Jenn Huber 15:48
Yeah, and I mean, it really like I didn't get a diagnosis of PMDD. In hindsight, I think it might have been there for sure. But I think that it really is something that I want listeners who are experiencing it to know like, it's not something that you have to tough out, you know, it, it really, really affects people's quality of life and affects their relationships that affects their jobs. Like when I hear these, when I see these news headlines of like women quitting their jobs, because of menopause, I think how many of them might be in that state half of the month? Right? Where they just can't deal with people shit. Right. So, so I think that, you know, everything that you're saying is going to be so valuable for people listening, because we talk about mood swings, but we don't actually break it down in the we break it down in the literature, it's there for anybody who, you know, has the interest and ability to read that. But when we're talking about like the, you know, the individual's experience of like scrolling through Instagram, or like reading an article from the newspaper, it talks about, like, mood swings, and like, lumped them all together. But what we're really talking about is anxiety, depression, you know, this PMS slash PMDD, that, you know, this worsening PMS? And there's also I think, something that is a little bit less tangible or less kind of label level, if that's a word, is that a word? I'm making that up? But that like just this loss of interest that isn't quite depression? isn't quite, you know, anything else? But it's just kind of like, blah. Yeah.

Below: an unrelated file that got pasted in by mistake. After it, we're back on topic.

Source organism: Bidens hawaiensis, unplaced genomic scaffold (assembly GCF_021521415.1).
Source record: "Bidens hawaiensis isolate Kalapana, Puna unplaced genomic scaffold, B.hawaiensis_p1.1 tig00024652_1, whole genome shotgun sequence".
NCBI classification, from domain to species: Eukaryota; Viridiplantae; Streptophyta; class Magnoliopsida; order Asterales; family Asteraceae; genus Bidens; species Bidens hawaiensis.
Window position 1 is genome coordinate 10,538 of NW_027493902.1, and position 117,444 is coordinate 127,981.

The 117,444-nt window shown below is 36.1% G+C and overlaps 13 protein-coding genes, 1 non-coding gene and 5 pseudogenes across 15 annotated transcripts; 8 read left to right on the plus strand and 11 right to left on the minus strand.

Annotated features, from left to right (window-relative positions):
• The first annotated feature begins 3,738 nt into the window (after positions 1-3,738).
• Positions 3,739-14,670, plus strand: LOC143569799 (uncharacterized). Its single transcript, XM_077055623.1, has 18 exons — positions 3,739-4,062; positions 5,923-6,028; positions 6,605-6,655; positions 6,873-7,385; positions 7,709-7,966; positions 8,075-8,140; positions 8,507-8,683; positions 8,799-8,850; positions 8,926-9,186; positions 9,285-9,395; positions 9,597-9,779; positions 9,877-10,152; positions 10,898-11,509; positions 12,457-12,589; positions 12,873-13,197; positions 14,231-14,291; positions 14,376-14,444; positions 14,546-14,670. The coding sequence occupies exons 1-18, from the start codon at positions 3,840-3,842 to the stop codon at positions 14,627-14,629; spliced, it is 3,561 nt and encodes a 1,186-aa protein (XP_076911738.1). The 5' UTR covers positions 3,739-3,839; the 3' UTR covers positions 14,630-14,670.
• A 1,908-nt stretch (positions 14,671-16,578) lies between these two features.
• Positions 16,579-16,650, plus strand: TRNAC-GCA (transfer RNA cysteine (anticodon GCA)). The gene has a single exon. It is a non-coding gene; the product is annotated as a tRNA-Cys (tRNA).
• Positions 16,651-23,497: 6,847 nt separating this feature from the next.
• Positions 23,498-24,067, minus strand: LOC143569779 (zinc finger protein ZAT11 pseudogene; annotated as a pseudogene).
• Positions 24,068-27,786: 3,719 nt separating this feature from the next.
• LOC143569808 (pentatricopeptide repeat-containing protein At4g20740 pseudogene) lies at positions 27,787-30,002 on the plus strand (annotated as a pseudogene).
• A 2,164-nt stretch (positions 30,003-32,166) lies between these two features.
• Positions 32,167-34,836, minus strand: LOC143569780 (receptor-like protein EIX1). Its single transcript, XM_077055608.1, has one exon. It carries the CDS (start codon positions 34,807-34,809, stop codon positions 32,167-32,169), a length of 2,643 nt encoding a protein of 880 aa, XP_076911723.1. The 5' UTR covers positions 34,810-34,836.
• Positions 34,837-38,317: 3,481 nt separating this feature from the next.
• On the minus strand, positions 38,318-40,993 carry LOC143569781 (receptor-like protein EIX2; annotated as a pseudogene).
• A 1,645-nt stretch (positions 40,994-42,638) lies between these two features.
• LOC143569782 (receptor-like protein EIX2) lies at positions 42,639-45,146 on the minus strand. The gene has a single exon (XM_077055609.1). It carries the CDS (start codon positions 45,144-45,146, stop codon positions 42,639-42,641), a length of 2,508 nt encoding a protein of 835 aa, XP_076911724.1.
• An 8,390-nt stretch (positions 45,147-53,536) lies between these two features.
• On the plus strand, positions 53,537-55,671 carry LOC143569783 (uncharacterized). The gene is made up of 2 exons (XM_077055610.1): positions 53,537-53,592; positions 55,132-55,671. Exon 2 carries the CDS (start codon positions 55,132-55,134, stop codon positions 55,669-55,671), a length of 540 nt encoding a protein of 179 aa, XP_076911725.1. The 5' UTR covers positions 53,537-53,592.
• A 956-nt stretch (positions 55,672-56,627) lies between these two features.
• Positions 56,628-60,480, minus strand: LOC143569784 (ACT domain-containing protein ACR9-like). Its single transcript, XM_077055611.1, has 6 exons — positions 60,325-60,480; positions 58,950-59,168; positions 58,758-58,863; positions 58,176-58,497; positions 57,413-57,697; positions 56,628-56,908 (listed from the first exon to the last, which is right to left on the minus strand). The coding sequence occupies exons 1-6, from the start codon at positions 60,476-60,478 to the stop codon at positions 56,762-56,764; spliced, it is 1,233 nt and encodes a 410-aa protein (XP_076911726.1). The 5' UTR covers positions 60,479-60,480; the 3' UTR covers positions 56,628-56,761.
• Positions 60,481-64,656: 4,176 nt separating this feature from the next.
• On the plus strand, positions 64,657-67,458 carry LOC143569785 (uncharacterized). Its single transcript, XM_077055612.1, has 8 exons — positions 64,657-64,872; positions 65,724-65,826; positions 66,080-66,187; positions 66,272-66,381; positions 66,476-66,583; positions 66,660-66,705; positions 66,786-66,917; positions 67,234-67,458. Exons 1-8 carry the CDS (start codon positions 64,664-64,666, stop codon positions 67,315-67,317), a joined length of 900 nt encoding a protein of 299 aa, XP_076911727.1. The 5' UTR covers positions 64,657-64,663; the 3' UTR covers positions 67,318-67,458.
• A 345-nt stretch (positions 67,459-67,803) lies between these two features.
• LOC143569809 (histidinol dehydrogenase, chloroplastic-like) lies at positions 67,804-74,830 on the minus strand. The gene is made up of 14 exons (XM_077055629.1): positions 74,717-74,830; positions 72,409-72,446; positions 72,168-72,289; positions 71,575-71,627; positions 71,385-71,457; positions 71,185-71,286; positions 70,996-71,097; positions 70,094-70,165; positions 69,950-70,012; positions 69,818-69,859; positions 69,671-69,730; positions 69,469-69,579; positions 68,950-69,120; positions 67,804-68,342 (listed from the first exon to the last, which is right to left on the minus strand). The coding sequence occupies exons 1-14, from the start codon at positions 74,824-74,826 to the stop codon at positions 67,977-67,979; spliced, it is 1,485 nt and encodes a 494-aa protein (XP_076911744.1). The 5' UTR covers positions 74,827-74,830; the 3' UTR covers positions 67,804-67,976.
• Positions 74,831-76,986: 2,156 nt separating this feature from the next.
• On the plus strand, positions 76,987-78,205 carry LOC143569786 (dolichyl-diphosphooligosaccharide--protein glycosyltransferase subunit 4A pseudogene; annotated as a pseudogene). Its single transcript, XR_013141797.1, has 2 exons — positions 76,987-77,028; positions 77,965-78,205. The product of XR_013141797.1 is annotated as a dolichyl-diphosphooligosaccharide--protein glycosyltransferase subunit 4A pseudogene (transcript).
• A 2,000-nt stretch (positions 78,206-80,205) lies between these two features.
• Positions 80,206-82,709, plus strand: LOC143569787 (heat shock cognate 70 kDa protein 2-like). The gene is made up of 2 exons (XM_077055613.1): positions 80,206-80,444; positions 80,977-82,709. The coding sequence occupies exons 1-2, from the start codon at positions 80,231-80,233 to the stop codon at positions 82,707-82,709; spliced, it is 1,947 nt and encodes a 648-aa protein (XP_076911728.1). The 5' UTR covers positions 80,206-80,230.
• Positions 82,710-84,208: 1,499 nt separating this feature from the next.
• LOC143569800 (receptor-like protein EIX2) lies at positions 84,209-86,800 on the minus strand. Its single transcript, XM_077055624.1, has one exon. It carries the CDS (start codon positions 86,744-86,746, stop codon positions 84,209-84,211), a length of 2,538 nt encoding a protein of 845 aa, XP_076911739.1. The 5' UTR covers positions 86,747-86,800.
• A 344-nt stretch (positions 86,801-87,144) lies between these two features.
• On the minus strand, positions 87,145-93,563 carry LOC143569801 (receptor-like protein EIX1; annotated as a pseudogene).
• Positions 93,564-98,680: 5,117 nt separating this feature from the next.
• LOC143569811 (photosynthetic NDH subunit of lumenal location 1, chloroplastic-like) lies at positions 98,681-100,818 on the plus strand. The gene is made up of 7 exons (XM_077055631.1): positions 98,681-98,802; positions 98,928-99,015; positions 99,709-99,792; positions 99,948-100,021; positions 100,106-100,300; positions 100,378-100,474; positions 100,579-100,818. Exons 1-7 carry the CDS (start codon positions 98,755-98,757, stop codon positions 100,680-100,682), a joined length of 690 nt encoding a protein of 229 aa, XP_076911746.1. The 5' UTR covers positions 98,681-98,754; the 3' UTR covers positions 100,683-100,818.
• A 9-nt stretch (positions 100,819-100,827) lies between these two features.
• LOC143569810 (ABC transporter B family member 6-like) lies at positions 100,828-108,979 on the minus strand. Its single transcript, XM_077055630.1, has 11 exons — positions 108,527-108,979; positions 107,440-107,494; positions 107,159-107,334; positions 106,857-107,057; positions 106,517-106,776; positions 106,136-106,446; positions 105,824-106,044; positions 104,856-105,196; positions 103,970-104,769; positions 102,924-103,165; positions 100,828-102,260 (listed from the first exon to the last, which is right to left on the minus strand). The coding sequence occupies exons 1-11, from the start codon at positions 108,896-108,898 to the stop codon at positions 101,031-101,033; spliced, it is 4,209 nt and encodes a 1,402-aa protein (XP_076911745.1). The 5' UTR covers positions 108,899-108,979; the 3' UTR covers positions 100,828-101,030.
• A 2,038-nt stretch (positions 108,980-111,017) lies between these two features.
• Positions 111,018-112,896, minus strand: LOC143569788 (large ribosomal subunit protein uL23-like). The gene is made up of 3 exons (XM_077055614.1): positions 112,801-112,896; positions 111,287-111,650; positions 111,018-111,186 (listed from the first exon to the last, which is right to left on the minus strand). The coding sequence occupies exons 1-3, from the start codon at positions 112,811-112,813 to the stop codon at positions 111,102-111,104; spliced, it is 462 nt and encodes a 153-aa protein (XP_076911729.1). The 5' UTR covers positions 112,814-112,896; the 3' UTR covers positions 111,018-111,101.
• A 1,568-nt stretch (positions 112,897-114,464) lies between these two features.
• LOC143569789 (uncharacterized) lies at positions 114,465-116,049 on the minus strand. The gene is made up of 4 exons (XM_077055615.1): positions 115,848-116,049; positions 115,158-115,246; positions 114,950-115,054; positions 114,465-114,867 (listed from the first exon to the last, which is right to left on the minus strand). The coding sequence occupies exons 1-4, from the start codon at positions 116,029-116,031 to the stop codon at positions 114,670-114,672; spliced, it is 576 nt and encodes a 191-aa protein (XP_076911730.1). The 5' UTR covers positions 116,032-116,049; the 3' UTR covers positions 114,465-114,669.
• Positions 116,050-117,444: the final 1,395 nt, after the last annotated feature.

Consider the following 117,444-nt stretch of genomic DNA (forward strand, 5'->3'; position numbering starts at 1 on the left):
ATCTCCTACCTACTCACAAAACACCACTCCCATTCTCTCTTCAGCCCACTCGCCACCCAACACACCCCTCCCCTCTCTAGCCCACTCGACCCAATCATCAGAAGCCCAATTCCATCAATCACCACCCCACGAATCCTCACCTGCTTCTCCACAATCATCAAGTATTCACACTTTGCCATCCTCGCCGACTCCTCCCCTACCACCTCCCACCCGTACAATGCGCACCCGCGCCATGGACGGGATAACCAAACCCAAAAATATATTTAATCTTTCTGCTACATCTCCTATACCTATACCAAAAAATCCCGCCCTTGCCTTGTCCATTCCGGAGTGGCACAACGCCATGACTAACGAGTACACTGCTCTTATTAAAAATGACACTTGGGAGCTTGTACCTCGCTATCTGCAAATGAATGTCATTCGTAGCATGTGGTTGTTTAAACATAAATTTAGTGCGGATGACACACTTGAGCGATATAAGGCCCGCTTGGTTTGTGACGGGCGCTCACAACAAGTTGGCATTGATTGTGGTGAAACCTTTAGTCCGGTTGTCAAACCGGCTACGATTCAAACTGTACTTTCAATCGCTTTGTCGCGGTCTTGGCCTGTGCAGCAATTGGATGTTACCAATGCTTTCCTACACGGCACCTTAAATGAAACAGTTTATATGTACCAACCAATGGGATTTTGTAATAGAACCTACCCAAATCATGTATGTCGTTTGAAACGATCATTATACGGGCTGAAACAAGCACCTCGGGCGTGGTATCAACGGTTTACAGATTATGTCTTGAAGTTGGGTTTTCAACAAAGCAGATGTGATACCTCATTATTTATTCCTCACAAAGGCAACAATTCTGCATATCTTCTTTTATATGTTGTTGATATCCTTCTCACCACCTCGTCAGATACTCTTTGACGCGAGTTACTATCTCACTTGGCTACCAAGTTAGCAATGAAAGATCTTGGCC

Stephanie Bayliss 17:28
And when I was gonna use, yeah.
Jenn Huber 17:32
What are your thoughts on the blahs that lots of women in their 40s and 50s hit?
Stephanie Bayliss 17:38
I think that you're right, it and it can be characterized to by like, just lowered motivation, like loss of interest in things that were previously enjoyable. And I do think of it, you know, I would say, like, clinically, what I see is, because of those big hormonal swings that are happening, it's exhausting. And you feel like you have lost control of like, some aspects of your health. And it's very confusing for people. And I think then, you know, you're also fatigued and tired at the same time, who knows what other like major life transitions and stresses are going on for women at that time of life. And I think it's just, yeah, all of that together, I really feel like it creates that situation like you're describing the blah,